A high-level team from the United Nations' nuclear watchdog is in Iran for talks that could help determine whether a diplomatic solution can be found to the crisis over Tehran's nuclear ambitions.
The International Atomic Energy Agency (IAEA) wants Iran to address suspicions that its nuclear programme has a military intent. That means providing access to Iranian scientists, a suspect military complex and sensitive documents.
The leader of the five-man IAEA delegation, Herman Nackaerts, said he hoped for "concrete results", but cautioned progress "may take a while". His team's two-day mission to Iran, the second in as many months, wraps up today.
A goodwill gesture from Tehran could stave off another round of sanctions and defuse the threat of Israeli military action against Iran's nuclear facilities.
Tehran, which insists its nuclear activities are solely peaceful, has sent mixed signals to the West in recent days. It has declared "major" advances in its uranium enrichment programme, launched new war games and ordered the halt of oil exports to Britain and France in retaliation for a phased European ban on Iranian oil imports.
Iran has also belatedly accepted a four-month-old invitation to resume nuclear talks with six world powers - the US, China, Russia, Britain, France and Germany - and promised to bring "new initiatives" to the table.
How far Tehran co-operates with the IAEA team will be seen as a key test of its intentions as it enters the new negotiations. Meanwhile, fearing a new war in the Middle East, the US and Britain at the weekend urged Israel to exercise restraint and allow time for diplomacy and sanctions to work.
Yesterday, Iran announced two of its warships had docked at the Syrian port of Tartus, in a defiant show of support for the Syrian president, Bashar Al Assad.
The Iranian regime has an interest in showing goodwill in the battle for public opinion at home and abroad. With parliamentary elections in less than two weeks, Iran's rulers want to assure jittery voters that they are not responsible for unprecedented western sanctions targeting the country's oil exports, the heart of Iran's economy. The cost of living for Iranians has soared in recent weeks.
Mr Nackaerts is seeking explanations for evidence, described as "credible" in a report by the IAEA in November, pointing to past experimentation on nuclear weapons design. Iran had refused to discuss the allegations for more than three years, saying they are based on "fabricated documents" provided by hostile intelligence agencies.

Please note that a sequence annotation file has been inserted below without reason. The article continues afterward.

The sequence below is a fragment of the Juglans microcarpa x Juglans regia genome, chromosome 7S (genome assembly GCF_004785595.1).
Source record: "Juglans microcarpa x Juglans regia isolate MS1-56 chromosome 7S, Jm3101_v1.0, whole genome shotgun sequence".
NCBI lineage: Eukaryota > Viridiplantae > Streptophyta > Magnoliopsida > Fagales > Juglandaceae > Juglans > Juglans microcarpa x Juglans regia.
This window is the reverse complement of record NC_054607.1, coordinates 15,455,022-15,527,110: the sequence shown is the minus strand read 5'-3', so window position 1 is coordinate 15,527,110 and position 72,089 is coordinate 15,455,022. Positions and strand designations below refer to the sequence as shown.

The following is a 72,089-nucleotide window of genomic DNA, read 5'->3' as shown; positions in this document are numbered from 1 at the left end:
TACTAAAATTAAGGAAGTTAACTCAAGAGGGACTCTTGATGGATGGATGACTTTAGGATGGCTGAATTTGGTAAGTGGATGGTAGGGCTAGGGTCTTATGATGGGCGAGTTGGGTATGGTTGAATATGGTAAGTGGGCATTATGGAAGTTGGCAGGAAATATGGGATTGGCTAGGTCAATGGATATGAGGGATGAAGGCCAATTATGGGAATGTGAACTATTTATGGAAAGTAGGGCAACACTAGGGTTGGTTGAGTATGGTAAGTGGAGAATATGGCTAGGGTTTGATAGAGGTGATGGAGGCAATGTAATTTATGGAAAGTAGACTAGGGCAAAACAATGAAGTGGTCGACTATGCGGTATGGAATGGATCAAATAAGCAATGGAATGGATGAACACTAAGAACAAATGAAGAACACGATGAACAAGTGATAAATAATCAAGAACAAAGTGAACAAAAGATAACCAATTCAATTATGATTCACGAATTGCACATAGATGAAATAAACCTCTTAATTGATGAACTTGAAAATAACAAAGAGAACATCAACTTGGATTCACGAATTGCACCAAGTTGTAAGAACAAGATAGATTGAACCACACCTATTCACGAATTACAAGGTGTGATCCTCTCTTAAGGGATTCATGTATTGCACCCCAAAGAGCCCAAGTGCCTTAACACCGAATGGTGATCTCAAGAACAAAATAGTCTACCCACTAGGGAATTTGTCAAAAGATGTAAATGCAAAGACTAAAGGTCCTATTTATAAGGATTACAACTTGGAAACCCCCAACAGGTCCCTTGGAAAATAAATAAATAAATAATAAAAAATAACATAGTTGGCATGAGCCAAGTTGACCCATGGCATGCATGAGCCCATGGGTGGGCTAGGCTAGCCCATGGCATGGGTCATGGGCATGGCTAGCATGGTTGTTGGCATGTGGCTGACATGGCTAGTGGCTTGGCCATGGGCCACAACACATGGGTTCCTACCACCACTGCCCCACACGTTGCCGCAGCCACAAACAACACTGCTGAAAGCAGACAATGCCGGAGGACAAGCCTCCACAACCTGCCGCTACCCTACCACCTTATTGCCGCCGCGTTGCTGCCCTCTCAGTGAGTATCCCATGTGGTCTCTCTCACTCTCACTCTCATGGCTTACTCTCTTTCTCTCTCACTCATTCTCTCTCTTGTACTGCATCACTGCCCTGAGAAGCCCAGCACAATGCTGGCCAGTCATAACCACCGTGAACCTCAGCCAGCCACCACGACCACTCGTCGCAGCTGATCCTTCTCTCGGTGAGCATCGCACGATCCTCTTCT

But Iran signalled last month it was prepared to address the issue, insisting it had nothing to hide.
Tehran's boast last week that it has introduced a new generation of centrifuges to its uranium-enrichment efforts was dismissed by western officials as "hyped" and a show of bravado.
Iran's intention, many analysts believe, was to strengthen its negotiating hand in any new nuclear negotiations by establishing facts on the ground that could be rolled back as concessions if needed.
Tehran on Sunday said it wants a "win-win" solution from the talks and loftily declared it understood the West's need to "save face".
But mutual mistrust runs deep, dimming any early prospect of a diplomatic resolution. Many western officials suspect Iran has agreed to the new talks with the major powers only to stall for time as it presses ahead with its nuclear programme.
Tehran, in turn, fears the US's ultimate aim is to overthrow Iran's hardline clerical system of rule.
Iran's ban on oil sales to Britain and France was a symbolic gesture because neither country relies on Tehran for energy needs. But it rattled oil markets concerned the ban would be extended to countries like Greece, Italy and Spain, which receive Iranian oil on discount.
The head of Iran's Revolutionary Guards scoffed yesterday that the West had scored a goal by sabre-rattling in the Gulf.
"The crisis they have provoked in the region has led to a hike in oil prices, and they are feeling the impact," General Mohammad Ali Jafari told state television.
Tehran insists it can easily find Asian buyers to compensate for any loss to the EU, but the Financial Times reported yesterday Iran was finding this difficult because it was not offering any discount.